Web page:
Julia Hales performing in You Know We Belong Together, Perth Festival/BSSTC/DADAA. Credit: Toni Wilkinson/Perth Festival
The Australia Council has committed $750k over three years to support sustainable careers and to recognise the artistic excellence of artists with disability.
Australia Council CEO Tony Grybowski made the announcement at Meeting Place, the national forum on arts and disability, saying this was a priority for the Australia Council.
“Artists with disability create powerful work. This work offers unique insights which can shift perspectives and redefine art forms. It’s imperative we empower artists with disability to achieve their artistic ambitions, so that the arts truly reflect the diversity of our nation,” he said.
“This investment builds on the Council’s previous commitments to disability arts, and will focus dedicated support for artists with disability through structured mentorships and two new national awards which will increase the visibility of leading established artists and rising stars.” he said.
The Australia Council will invest $250k each year over three years to support:
· Two new national awards to celebrate the achievement of artists with disability to be awarded annually on International Day of People with Disability commencing in 2019.
· Structured mentorships supporting artists with disability to further develop their artistic practice through a practice-based project or career development opportunity, opening in 2019.
Further details about both initiatives will be revealed later this year.
Today’s commitment is informed by recent Australia Council research which highlights the importance of agency and ownership, as well as the need for visible success stories and role models to create pathways for other artists with disability.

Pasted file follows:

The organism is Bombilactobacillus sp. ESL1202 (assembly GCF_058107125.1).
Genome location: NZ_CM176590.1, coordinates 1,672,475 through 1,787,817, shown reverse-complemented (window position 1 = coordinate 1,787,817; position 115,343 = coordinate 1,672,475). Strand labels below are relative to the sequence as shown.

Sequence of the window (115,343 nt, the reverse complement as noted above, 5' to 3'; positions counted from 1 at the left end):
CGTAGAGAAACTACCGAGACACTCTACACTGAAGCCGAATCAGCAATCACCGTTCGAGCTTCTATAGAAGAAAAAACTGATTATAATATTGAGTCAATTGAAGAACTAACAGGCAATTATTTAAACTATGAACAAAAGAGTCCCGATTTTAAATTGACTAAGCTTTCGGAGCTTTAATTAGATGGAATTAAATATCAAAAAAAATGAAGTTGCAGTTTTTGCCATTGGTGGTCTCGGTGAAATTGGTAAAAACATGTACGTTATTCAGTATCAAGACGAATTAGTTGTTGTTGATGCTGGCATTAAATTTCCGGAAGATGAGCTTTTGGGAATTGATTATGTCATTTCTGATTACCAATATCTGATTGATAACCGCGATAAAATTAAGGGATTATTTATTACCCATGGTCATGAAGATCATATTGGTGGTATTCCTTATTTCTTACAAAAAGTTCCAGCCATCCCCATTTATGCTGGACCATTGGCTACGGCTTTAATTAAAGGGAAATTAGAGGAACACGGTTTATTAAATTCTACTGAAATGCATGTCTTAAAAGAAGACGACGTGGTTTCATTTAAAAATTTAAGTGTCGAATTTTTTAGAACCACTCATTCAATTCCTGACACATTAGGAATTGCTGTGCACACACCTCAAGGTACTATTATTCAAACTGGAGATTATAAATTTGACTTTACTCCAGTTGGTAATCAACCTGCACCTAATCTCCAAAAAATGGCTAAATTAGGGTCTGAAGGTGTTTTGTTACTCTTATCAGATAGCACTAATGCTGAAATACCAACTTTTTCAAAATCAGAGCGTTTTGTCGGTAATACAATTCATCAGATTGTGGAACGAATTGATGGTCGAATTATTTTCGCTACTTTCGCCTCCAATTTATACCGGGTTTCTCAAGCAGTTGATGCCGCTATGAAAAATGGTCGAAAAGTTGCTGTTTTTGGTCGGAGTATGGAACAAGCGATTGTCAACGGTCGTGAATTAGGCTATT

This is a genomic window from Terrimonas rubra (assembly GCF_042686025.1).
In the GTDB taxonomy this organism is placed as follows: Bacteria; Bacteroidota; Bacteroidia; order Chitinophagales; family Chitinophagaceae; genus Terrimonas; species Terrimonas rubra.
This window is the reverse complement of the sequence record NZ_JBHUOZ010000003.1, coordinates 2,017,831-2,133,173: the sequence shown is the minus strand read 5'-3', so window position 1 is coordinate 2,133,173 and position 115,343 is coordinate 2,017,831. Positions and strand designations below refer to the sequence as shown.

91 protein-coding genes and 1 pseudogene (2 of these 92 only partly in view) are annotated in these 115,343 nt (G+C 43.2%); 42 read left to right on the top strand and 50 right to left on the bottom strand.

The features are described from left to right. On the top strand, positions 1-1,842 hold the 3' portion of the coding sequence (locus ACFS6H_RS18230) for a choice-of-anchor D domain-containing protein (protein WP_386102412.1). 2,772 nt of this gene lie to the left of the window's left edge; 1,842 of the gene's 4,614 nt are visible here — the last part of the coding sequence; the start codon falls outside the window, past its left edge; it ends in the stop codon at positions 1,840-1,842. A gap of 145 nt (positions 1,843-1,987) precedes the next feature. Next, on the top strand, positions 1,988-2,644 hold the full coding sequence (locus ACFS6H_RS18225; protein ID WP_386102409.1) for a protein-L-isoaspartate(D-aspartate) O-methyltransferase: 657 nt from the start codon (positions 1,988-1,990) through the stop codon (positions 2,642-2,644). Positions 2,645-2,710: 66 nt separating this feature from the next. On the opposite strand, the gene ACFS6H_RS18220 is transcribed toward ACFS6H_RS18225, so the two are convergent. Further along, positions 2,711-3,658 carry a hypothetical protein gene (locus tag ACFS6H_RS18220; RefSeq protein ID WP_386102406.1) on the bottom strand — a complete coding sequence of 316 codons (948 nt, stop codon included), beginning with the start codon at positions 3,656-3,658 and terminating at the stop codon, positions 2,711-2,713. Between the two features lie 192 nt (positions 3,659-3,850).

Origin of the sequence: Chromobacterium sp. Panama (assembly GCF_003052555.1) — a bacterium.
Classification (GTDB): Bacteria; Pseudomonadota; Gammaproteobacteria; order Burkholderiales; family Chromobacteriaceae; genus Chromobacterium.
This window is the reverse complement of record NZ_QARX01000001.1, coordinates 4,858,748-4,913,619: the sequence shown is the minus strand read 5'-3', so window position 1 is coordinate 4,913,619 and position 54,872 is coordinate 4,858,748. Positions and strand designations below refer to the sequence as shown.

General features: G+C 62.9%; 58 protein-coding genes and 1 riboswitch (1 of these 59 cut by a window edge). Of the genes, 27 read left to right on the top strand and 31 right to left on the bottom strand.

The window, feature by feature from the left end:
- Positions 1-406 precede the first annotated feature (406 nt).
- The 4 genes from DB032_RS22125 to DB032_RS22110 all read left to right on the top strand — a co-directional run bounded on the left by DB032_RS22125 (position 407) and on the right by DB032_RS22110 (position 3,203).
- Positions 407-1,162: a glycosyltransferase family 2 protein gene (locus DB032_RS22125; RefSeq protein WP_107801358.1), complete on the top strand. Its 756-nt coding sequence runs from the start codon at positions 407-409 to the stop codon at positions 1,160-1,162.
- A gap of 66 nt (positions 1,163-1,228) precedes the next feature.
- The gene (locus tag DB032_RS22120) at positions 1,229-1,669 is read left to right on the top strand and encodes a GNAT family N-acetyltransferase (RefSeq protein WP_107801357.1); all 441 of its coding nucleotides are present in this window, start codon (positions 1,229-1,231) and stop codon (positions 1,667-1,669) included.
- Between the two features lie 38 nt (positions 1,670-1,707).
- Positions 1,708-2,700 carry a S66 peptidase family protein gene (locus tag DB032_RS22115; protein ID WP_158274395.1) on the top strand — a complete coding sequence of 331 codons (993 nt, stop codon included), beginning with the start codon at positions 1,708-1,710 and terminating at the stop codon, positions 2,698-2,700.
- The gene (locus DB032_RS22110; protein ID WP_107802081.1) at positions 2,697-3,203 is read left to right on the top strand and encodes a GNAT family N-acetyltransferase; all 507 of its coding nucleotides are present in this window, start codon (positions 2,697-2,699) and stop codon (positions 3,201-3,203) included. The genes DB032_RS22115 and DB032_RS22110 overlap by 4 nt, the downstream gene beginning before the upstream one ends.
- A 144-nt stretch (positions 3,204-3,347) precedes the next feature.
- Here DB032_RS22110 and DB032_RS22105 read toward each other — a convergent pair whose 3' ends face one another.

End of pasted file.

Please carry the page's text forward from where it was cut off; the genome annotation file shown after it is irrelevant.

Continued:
The report features case studies, including the story of Perth-based artist Julia Hales who collaborated with an extraordinary team to present You Know We Belong Together, a show about love, sexuality and the portrayal of people with disability in popular culture.
Support for artists with disability is a priority for the Australia Council, as its research Making Art Work highlights the need for greater investment. Artists with disability continue to be under-represented among practicing professional artists and earn on average 42% less than their counterparts without disability.
The Australia Council has had a longstanding commitment to artists with disability, with current priorities outlined in its Disability Action Plan. This works alongside the Council’s Cultural Engagement Framework to promote greater access and inclusion in the arts.
Meeting Place is being held in Alice Springs from 24 – 26 September, hosted by Arts Access Australia and Incite Arts with the support of the Australia Council and the Northern Territory Government.
Snoösphere (Lull Studios) at UNSW
Galleries, The Big Anxiety 2017. Credit: Skyline Productions.
Creating Pathways: Insights on Support for Artists with Disability
Every Australian should be able to experience the transformative power of art and participate in the cultural life of the nation, no matter where they live, what language they speak, their life stage, or circumstances. Read more
Media Manager, Australia Council for the Arts
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